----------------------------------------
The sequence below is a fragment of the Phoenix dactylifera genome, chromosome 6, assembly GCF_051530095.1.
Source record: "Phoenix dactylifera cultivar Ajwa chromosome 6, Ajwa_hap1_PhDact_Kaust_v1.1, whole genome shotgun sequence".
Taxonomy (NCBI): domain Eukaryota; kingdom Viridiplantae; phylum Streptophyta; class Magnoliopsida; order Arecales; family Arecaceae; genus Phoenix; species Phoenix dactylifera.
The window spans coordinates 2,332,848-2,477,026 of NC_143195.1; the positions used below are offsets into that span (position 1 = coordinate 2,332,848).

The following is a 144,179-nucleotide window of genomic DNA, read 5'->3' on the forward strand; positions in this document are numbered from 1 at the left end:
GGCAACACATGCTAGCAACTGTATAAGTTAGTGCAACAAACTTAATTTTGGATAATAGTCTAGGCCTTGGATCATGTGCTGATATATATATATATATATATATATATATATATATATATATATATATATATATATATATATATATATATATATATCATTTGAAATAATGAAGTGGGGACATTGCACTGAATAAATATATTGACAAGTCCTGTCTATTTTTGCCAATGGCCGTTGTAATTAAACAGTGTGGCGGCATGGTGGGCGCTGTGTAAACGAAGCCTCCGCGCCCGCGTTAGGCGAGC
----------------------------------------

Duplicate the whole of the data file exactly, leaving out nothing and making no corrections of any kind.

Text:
The sequence below is a fragment of the Phoenix dactylifera genome, chromosome 6, assembly GCF_051530095.1.
Source record: "Phoenix dactylifera cultivar Ajwa chromosome 6, Ajwa_hap1_PhDact_Kaust_v1.1, whole genome shotgun sequence".
Taxonomy (NCBI): domain Eukaryota; kingdom Viridiplantae; phylum Streptophyta; class Magnoliopsida; order Arecales; family Arecaceae; genus Phoenix; species Phoenix dactylifera.
The window spans coordinates 2,332,848-2,477,026 of NC_143195.1; the positions used below are offsets into that span (position 1 = coordinate 2,332,848).

The following is a 144,179-nucleotide window of genomic DNA, read 5'->3' on the forward strand; positions in this document are numbered from 1 at the left end:
GGCAACACATGCTAGCAACTGTATAAGTTAGTGCAACAAACTTAATTTTGGATAATAGTCTAGGCCTTGGATCATGTGCTGATATATATATATATATATATATATATATATATATATATATATATATATATATATATATATATATATATATATATCATTTGAAATAATGAAGTGGGGACATTGCACTGAATAAATATATTGACAAGTCCTGTCTATTTTTGCCAATGGCCGTTGTAATTAAACAGTGTGGCGGCATGGTGGGCGCTGTGTAAACGAAGCCTCCGCGCCCGCGTTAGGCGAGC